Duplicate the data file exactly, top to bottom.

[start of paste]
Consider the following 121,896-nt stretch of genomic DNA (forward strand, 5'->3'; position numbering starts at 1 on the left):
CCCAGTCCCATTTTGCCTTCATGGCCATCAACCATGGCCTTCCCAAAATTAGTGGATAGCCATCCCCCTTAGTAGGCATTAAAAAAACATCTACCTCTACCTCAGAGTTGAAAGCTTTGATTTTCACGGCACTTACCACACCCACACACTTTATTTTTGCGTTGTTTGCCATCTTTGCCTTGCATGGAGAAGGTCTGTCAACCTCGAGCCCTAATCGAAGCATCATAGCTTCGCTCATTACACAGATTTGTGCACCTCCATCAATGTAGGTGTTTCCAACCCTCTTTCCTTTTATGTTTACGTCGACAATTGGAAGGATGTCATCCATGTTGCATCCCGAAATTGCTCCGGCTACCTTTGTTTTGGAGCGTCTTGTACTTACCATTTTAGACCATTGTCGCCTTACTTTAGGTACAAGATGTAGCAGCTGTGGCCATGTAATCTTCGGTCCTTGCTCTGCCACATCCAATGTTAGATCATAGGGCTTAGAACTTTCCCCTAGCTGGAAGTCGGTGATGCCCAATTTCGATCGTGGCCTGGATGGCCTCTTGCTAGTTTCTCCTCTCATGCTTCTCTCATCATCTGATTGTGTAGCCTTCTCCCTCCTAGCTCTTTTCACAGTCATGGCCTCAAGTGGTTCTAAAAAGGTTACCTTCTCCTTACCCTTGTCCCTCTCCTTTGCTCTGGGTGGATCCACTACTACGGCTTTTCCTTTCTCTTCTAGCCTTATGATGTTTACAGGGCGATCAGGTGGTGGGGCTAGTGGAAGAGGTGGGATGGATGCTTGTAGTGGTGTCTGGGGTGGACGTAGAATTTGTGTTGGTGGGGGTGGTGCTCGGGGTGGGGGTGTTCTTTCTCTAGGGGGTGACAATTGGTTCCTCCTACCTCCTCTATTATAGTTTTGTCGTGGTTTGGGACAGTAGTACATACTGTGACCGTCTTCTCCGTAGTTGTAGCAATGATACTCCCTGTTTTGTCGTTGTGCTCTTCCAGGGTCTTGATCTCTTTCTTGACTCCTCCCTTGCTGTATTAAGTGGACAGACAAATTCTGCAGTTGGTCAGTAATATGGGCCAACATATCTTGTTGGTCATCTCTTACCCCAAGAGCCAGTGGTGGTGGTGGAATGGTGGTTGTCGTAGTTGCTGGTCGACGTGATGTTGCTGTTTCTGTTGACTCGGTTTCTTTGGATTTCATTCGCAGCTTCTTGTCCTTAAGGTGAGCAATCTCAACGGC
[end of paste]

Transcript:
Consider the following 121,896-nt stretch of genomic DNA (forward strand, 5'->3'; position numbering starts at 1 on the left):
CCCAGTCCCATTTTGCCTTCATGGCCATCAACCATGGCCTTCCCAAAATTAGTGGATAGCCATCCCCCTTAGTAGGCATTAAAAAAACATCTACCTCTACCTCAGAGTTGAAAGCTTTGATTTTCACGGCACTTACCACACCCACACACTTTATTTTTGCGTTGTTTGCCATCTTTGCCTTGCATGGAGAAGGTCTGTCAACCTCGAGCCCTAATCGAAGCATCATAGCTTCGCTCATTACACAGATTTGTGCACCTCCATCAATGTAGGTGTTTCCAACCCTCTTTCCTTTTATGTTTACGTCGACAATTGGAAGGATGTCATCCATGTTGCATCCCGAAATTGCTCCGGCTACCTTTGTTTTGGAGCGTCTTGTACTTACCATTTTAGACCATTGTCGCCTTACTTTAGGTACAAGATGTAGCAGCTGTGGCCATGTAATCTTCGGTCCTTGCTCTGCCACATCCAATGTTAGATCATAGGGCTTAGAACTTTCCCCTAGCTGGAAGTCGGTGATGCCCAATTTCGATCGTGGCCTGGATGGCCTCTTGCTAGTTTCTCCTCTCATGCTTCTCTCATCATCTGATTGTGTAGCCTTCTCCCTCCTAGCTCTTTTCACAGTCATGGCCTCAAGTGGTTCTAAAAAGGTTACCTTCTCCTTACCCTTGTCCCTCTCCTTTGCTCTGGGTGGATCCACTACTACGGCTTTTCCTTTCTCTTCTAGCCTTATGATGTTTACAGGGCGATCAGGTGGTGGGGCTAGTGGAAGAGGTGGGATGGATGCTTGTAGTGGTGTCTGGGGTGGACGTAGAATTTGTGTTGGTGGGGGTGGTGCTCGGGGTGGGGGTGTTCTTTCTCTAGGGGGTGACAATTGGTTCCTCCTACCTCCTCTATTATAGTTTTGTCGTGGTTTGGGACAGTAGTACATACTGTGACCGTCTTCTCCGTAGTTGTAGCAATGATACTCCCTGTTTTGTCGTTGTGCTCTTCCAGGGTCTTGATCTCTTTCTTGACTCCTCCCTTGCTGTATTAAGTGGACAGACAAATTCTGCAGTTGGTCAGTAATATGGGCCAACATATCTTGTTGGTCATCTCTTACCCCAAGAGCCAGTGGTGGTGGTGGAATGGTGGTTGTCGTAGTTGCTGGTCGACGTGATGTTGCTGTTTCTGTTGACTCGGTTTCTTTGGATTTCATTCGCAGCTTCTTGTCCTTAAGGTGAGCAATCTCAACGGC